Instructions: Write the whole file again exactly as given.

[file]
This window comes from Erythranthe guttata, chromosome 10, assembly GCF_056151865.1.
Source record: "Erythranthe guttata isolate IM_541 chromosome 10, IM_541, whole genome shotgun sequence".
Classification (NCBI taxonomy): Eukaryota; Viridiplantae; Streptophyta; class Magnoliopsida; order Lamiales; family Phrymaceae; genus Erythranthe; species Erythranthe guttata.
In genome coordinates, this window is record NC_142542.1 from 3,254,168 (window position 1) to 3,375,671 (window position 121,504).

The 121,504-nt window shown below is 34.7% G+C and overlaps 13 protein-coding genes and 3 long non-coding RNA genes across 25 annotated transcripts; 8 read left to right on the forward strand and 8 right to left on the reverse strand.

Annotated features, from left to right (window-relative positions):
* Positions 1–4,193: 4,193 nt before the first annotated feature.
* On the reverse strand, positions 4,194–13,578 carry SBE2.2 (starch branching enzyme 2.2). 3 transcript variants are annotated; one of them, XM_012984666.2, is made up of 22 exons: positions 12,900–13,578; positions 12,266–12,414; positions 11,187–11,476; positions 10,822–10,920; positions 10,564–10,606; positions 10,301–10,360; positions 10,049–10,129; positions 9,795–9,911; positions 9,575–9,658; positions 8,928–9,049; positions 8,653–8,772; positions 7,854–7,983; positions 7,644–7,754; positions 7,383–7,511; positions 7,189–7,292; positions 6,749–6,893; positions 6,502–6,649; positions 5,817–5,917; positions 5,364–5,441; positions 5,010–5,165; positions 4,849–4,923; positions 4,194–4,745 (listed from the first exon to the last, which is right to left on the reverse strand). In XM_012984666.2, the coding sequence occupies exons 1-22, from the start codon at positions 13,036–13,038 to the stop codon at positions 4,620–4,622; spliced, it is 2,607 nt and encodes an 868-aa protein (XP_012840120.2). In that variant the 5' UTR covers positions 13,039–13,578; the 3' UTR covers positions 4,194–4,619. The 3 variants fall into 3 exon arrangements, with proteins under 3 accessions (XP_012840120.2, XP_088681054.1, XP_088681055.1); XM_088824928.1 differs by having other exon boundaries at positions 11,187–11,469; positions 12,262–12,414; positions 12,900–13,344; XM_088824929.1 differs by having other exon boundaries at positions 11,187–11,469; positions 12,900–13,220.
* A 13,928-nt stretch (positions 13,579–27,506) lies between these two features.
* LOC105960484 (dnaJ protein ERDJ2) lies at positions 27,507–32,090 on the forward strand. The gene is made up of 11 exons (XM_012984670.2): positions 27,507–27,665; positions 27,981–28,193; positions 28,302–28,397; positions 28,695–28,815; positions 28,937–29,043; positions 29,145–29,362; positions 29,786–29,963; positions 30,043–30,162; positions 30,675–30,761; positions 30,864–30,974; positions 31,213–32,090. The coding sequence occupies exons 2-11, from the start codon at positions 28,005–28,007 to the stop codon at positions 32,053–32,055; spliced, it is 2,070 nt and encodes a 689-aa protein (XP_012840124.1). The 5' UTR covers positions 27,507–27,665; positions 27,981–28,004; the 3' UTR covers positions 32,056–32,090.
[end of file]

This window comes from Erythranthe guttata, chromosome 10, assembly GCF_056151865.1.
Source record: "Erythranthe guttata isolate IM_541 chromosome 10, IM_541, whole genome shotgun sequence".
Classification (NCBI taxonomy): Eukaryota; Viridiplantae; Streptophyta; class Magnoliopsida; order Lamiales; family Phrymaceae; genus Erythranthe; species Erythranthe guttata.
In genome coordinates, this window is record NC_142542.1 from 3,254,168 (window position 1) to 3,375,671 (window position 121,504).

The 121,504-nt window shown below is 34.7% G+C and overlaps 13 protein-coding genes and 3 long non-coding RNA genes across 25 annotated transcripts; 8 read left to right on the forward strand and 8 right to left on the reverse strand.

Annotated features, from left to right (window-relative positions):
* Positions 1–4,193: 4,193 nt before the first annotated feature.
* On the reverse strand, positions 4,194–13,578 carry SBE2.2 (starch branching enzyme 2.2). 3 transcript variants are annotated; one of them, XM_012984666.2, is made up of 22 exons: positions 12,900–13,578; positions 12,266–12,414; positions 11,187–11,476; positions 10,822–10,920; positions 10,564–10,606; positions 10,301–10,360; positions 10,049–10,129; positions 9,795–9,911; positions 9,575–9,658; positions 8,928–9,049; positions 8,653–8,772; positions 7,854–7,983; positions 7,644–7,754; positions 7,383–7,511; positions 7,189–7,292; positions 6,749–6,893; positions 6,502–6,649; positions 5,817–5,917; positions 5,364–5,441; positions 5,010–5,165; positions 4,849–4,923; positions 4,194–4,745 (listed from the first exon to the last, which is right to left on the reverse strand). In XM_012984666.2, the coding sequence occupies exons 1-22, from the start codon at positions 13,036–13,038 to the stop codon at positions 4,620–4,622; spliced, it is 2,607 nt and encodes an 868-aa protein (XP_012840120.2). In that variant the 5' UTR covers positions 13,039–13,578; the 3' UTR covers positions 4,194–4,619. The 3 variants fall into 3 exon arrangements, with proteins under 3 accessions (XP_012840120.2, XP_088681054.1, XP_088681055.1); XM_088824928.1 differs by having other exon boundaries at positions 11,187–11,469; positions 12,262–12,414; positions 12,900–13,344; XM_088824929.1 differs by having other exon boundaries at positions 11,187–11,469; positions 12,900–13,220.
* A 13,928-nt stretch (positions 13,579–27,506) lies between these two features.
* LOC105960484 (dnaJ protein ERDJ2) lies at positions 27,507–32,090 on the forward strand. The gene is made up of 11 exons (XM_012984670.2): positions 27,507–27,665; positions 27,981–28,193; positions 28,302–28,397; positions 28,695–28,815; positions 28,937–29,043; positions 29,145–29,362; positions 29,786–29,963; positions 30,043–30,162; positions 30,675–30,761; positions 30,864–30,974; positions 31,213–32,090. The coding sequence occupies exons 2-11, from the start codon at positions 28,005–28,007 to the stop codon at positions 32,053–32,055; spliced, it is 2,070 nt and encodes a 689-aa protein (XP_012840124.1). The 5' UTR covers positions 27,507–27,665; positions 27,981–28,004; the 3' UTR covers positions 32,056–32,090.